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Thursday, November 12 • 8:30am - 9:30am
Acoustic Emission: a Tool for Restarting Historical Engines

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The National Car Museum of Mulhouse (MNA), France, (Schlumpf Collection) has for many years a policy of running or restarting engines. This choice has many advantages but does not come without risks. This is the reason why many institutions worldwide have different methods to restart engines. Acoustic emission (AE) may determine the condition of the engine before deciding if it could be restarted or not. The use of AE techniques for historical engines was implemented during the Acoustic Emission Monitoring of Historical Vehicles research project in partnership with the Haute Ecole Arc Conservation-restoration (project leader) and the Polytechnic of Lausanne. During the first phase of the project, the AE technique was applied on three similar engines to compare the results. The first engine was a two-cylinder Renault AG1 without heritage status mounted on a bench test to determine a measurement protocol and simulate breakdowns. The second engine was from a heritage car from the MNA collection (Inv.2209), on which the repeatability of these tests was also verified. The tests verified the condition of the engine and even identified a breakdown that was not detected with routine monitoring. Finally, other tests were performed on another engine (Inv.7003), which was supposed to be in a bad condition, to represent the “worst case.” The acoustic emission measurements reinforce the need for maintenance tracking reports. However, the AE technique is very complex and sensitive, so more research work is ongoing to obtain a more complete understanding of the results.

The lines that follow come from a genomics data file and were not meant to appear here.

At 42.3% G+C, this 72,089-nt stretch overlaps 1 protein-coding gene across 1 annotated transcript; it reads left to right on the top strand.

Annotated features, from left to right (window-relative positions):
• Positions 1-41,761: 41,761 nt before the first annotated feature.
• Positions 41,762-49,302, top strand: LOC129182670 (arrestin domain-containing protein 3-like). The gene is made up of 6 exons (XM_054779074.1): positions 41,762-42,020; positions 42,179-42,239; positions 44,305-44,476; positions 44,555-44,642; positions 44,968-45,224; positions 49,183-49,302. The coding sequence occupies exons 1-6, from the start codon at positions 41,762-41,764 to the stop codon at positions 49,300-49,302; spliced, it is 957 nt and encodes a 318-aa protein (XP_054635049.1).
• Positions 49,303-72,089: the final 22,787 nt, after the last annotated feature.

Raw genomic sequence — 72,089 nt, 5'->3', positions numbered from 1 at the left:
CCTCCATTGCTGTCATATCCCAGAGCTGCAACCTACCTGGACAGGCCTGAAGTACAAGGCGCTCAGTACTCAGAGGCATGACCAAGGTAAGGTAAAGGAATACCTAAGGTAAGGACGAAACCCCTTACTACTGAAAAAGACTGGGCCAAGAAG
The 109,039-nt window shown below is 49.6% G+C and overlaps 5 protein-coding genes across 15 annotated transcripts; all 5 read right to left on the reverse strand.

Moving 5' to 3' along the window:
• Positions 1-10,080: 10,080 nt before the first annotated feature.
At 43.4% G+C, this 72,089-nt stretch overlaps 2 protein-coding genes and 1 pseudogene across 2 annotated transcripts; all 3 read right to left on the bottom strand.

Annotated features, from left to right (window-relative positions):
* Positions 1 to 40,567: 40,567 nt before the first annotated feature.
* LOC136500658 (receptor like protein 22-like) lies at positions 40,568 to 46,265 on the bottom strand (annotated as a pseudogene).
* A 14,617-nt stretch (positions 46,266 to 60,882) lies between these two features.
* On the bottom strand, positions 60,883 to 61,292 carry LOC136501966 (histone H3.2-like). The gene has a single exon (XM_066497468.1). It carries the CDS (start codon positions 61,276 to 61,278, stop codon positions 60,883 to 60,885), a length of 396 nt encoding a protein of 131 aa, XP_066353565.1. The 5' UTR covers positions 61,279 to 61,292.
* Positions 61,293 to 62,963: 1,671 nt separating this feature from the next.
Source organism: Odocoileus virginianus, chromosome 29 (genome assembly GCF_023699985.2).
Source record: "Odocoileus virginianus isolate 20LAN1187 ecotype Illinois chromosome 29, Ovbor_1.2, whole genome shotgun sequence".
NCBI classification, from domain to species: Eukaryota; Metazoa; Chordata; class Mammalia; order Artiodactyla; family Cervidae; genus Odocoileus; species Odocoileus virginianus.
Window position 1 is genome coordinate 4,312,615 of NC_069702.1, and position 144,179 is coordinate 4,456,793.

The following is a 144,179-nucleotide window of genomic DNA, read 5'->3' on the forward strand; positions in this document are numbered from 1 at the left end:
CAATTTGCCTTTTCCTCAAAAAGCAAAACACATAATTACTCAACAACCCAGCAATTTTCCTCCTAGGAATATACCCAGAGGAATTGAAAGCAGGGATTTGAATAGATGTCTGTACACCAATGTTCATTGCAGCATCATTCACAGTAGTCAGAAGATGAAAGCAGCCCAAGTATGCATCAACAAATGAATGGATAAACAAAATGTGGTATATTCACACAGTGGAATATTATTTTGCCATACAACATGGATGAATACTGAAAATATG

Speakers
avatar for Brice Chalançon

Brice Chalançon

Responsable de l’atelier de Restauration, Association de Gestion du Musée National de l’Automobile de Mulhouse (Collection Schlumpf)
As a young boy, I used to play with little cars on the backseat of my father’s oldtimer. Now, I take care of bigger ones at the National Museum of Mulhouse – Collection Schlumpf (France). I started as an engineer before becoming a restorer. We managed studies about curation, but... Read More →


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